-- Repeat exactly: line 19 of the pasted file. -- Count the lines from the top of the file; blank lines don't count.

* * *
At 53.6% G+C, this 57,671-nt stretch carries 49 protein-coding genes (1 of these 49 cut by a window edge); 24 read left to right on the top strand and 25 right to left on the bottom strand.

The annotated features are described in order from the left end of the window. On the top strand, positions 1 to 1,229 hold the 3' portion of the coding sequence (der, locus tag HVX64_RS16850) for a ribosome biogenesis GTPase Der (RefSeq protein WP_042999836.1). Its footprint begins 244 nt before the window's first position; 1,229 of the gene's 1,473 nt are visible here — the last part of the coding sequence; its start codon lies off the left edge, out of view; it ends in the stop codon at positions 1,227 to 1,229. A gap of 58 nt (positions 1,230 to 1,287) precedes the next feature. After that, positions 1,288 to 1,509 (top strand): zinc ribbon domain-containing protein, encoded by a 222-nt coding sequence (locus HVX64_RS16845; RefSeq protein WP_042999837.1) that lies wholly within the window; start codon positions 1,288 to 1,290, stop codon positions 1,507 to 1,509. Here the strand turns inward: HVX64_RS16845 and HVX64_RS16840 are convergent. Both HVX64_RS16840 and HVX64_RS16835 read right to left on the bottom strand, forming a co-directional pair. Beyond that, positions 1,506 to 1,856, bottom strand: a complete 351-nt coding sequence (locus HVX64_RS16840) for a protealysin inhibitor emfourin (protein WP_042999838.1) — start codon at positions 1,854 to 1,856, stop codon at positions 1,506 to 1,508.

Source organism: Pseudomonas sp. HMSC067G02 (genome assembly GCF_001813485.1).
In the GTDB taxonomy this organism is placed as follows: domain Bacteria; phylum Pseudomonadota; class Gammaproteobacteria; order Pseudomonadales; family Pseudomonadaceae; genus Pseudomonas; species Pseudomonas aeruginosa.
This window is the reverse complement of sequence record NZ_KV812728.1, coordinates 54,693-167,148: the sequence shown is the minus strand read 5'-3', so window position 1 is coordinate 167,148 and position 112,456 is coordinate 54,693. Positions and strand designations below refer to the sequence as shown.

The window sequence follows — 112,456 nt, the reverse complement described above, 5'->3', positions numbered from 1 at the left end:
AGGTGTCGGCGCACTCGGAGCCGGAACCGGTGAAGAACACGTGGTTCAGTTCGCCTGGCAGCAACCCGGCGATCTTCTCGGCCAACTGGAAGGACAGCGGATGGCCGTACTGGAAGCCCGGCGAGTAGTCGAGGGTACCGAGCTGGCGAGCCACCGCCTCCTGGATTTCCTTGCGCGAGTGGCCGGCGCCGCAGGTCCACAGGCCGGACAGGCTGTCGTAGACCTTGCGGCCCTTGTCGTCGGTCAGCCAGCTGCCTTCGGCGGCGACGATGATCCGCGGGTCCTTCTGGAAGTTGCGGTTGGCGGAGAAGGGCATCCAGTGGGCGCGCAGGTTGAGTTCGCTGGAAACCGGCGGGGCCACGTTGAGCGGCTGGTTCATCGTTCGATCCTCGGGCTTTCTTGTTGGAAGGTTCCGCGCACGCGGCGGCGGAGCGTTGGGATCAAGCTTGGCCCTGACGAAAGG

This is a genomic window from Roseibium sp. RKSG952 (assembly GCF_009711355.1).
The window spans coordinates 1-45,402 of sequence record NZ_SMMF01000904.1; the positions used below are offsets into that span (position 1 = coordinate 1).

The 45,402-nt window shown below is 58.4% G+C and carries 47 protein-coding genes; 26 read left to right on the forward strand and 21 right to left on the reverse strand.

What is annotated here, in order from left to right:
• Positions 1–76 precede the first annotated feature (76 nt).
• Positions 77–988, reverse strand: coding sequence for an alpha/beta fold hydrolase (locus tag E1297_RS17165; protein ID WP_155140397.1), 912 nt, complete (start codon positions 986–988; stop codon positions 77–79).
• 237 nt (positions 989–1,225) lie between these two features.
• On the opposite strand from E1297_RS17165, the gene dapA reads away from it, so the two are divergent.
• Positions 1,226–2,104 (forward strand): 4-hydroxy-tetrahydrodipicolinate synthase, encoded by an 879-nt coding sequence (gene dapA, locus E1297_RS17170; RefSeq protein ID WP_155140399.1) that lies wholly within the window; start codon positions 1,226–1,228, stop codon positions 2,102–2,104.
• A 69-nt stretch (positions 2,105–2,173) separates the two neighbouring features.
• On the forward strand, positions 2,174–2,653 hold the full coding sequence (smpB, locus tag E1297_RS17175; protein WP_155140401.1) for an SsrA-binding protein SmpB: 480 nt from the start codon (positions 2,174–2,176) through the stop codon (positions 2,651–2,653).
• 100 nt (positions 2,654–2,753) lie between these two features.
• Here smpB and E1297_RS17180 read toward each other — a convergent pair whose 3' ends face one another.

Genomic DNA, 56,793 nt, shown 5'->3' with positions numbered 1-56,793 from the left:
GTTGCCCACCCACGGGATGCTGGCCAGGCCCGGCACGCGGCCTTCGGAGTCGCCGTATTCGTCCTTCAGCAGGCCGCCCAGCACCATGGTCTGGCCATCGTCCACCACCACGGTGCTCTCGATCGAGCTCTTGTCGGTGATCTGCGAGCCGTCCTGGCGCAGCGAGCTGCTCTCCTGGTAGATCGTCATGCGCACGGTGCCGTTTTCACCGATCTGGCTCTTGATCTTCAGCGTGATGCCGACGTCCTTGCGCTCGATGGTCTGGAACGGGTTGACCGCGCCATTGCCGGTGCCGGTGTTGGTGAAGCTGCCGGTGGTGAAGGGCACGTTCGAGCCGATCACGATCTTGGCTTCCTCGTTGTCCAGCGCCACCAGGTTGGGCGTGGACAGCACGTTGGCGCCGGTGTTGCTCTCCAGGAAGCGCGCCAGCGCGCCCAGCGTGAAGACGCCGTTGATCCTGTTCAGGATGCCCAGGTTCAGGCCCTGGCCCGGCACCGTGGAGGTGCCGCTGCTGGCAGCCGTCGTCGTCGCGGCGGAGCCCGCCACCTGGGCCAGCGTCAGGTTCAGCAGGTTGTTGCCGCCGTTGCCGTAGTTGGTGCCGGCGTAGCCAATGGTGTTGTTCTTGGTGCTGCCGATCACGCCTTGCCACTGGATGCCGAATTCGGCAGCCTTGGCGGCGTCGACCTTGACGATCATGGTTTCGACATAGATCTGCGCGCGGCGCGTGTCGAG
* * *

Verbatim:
• 100 nt (positions 2,654–2,753) lie between these two features.